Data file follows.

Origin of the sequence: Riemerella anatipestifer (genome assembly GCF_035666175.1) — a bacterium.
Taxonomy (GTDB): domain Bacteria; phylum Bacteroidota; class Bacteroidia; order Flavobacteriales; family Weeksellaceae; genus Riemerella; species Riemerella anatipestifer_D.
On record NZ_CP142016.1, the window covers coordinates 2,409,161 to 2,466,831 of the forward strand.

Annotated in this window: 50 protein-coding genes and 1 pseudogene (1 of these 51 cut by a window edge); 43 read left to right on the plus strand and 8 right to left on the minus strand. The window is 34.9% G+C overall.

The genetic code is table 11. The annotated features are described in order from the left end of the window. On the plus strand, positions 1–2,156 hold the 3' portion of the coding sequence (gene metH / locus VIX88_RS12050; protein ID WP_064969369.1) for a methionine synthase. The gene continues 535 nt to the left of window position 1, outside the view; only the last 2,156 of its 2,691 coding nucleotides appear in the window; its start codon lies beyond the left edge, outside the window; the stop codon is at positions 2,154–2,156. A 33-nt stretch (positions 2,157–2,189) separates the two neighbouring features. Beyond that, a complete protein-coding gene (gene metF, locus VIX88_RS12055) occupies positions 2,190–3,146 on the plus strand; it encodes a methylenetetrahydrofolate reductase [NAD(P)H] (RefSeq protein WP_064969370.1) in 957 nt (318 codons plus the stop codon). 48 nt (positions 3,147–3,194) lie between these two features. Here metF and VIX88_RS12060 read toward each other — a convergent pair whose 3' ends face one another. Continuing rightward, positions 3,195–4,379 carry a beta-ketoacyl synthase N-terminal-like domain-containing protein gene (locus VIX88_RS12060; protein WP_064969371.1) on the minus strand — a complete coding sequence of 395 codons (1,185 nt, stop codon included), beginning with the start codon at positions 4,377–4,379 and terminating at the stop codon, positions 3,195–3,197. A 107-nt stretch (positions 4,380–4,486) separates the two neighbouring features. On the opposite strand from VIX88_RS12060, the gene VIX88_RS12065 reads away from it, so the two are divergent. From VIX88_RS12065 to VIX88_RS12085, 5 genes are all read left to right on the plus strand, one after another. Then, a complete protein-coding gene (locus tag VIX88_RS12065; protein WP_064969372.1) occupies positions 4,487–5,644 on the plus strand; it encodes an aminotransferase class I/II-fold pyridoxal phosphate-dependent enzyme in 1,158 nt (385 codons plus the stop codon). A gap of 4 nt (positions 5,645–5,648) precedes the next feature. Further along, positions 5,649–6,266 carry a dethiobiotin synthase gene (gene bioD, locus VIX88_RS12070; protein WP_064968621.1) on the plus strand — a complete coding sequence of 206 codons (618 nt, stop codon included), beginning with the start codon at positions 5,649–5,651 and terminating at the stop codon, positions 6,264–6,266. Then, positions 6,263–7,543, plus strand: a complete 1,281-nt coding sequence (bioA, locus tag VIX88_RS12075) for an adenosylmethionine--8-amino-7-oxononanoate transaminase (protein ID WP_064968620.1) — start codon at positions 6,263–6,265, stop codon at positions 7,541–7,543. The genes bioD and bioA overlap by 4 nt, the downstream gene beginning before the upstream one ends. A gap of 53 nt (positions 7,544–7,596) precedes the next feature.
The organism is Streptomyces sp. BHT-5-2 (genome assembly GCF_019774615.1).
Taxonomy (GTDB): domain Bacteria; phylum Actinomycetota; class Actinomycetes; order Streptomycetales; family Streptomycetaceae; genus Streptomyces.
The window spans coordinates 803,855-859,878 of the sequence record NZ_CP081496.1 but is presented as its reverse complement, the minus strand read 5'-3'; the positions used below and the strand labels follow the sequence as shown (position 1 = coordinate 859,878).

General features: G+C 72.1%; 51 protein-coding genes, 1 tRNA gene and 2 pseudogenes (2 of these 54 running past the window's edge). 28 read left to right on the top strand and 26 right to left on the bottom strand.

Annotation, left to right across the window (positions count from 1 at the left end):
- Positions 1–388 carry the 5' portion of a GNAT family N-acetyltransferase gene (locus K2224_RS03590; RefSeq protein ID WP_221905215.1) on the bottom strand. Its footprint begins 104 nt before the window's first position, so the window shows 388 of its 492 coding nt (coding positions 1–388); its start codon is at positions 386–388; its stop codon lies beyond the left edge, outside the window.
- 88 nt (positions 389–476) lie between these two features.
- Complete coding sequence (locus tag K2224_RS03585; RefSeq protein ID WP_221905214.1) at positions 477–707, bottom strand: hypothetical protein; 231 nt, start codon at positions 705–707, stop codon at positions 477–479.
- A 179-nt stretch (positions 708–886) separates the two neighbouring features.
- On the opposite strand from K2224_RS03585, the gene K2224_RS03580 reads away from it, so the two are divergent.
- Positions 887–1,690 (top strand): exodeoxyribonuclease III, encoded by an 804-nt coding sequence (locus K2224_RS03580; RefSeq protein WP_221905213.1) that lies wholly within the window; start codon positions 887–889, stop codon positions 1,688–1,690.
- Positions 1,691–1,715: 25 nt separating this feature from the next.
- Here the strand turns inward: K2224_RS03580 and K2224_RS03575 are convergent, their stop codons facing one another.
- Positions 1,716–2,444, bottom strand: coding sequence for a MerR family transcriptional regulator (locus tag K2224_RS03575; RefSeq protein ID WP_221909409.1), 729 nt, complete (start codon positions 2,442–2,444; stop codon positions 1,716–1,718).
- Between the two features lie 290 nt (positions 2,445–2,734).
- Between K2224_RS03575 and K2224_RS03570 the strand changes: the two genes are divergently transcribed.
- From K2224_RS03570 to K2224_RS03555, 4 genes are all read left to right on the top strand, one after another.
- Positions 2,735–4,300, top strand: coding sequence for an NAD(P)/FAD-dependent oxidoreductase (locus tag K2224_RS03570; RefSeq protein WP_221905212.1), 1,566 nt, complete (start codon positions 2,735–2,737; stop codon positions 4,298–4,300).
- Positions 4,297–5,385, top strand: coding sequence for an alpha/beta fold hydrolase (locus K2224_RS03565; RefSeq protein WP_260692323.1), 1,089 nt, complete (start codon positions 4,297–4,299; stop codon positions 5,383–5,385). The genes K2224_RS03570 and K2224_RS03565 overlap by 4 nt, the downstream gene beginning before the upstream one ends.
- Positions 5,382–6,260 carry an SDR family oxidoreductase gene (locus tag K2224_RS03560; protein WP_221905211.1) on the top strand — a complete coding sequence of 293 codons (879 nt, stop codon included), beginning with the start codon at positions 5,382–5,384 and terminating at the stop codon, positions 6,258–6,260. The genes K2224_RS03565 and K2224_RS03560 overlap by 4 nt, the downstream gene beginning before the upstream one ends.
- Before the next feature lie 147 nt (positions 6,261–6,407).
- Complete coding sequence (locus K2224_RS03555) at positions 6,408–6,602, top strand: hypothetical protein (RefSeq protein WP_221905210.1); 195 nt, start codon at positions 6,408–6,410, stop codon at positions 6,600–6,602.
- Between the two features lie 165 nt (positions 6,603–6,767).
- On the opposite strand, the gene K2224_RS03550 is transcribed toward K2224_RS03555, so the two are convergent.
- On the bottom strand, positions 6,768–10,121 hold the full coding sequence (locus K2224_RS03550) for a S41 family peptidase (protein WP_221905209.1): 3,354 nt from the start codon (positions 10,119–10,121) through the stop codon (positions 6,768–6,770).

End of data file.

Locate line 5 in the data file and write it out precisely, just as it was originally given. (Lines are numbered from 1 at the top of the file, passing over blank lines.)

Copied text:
The genetic code is table 11. The annotated features are described in order from the left end of the window. On the plus strand, positions 1–2,156 hold the 3' portion of the coding sequence (gene metH / locus VIX88_RS12050; protein ID WP_064969369.1) for a methionine synthase. The gene continues 535 nt to the left of window position 1, outside the view; only the last 2,156 of its 2,691 coding nucleotides appear in the window; its start codon lies beyond the left edge, outside the window; the stop codon is at positions 2,154–2,156. A 33-nt stretch (positions 2,157–2,189) separates the two neighbouring features. Beyond that, a complete protein-coding gene (gene metF, locus VIX88_RS12055) occupies positions 2,190–3,146 on the plus strand; it encodes a methylenetetrahydrofolate reductase [NAD(P)H] (RefSeq protein WP_064969370.1) in 957 nt (318 codons plus the stop codon). 48 nt (positions 3,147–3,194) lie between these two features. Here metF and VIX88_RS12060 read toward each other — a convergent pair whose 3' ends face one another. Continuing rightward, positions 3,195–4,379 carry a beta-ketoacyl synthase N-terminal-like domain-containing protein gene (locus VIX88_RS12060; protein WP_064969371.1) on the minus strand — a complete coding sequence of 395 codons (1,185 nt, stop codon included), beginning with the start codon at positions 4,377–4,379 and terminating at the stop codon, positions 3,195–3,197. A 107-nt stretch (positions 4,380–4,486) separates the two neighbouring features. On the opposite strand from VIX88_RS12060, the gene VIX88_RS12065 reads away from it, so the two are divergent. From VIX88_RS12065 to VIX88_RS12085, 5 genes are all read left to right on the plus strand, one after another. Then, a complete protein-coding gene (locus tag VIX88_RS12065; protein WP_064969372.1) occupies positions 4,487–5,644 on the plus strand; it encodes an aminotransferase class I/II-fold pyridoxal phosphate-dependent enzyme in 1,158 nt (385 codons plus the stop codon). A gap of 4 nt (positions 5,645–5,648) precedes the next feature. Further along, positions 5,649–6,266 carry a dethiobiotin synthase gene (gene bioD, locus VIX88_RS12070; protein WP_064968621.1) on the plus strand — a complete coding sequence of 206 codons (618 nt, stop codon included), beginning with the start codon at positions 5,649–5,651 and terminating at the stop codon, positions 6,264–6,266. Then, positions 6,263–7,543, plus strand: a complete 1,281-nt coding sequence (bioA, locus tag VIX88_RS12075) for an adenosylmethionine--8-amino-7-oxononanoate transaminase (protein ID WP_064968620.1) — start codon at positions 6,263–6,265, stop codon at positions 7,541–7,543. The genes bioD and bioA overlap by 4 nt, the downstream gene beginning before the upstream one ends. A gap of 53 nt (positions 7,544–7,596) precedes the next feature.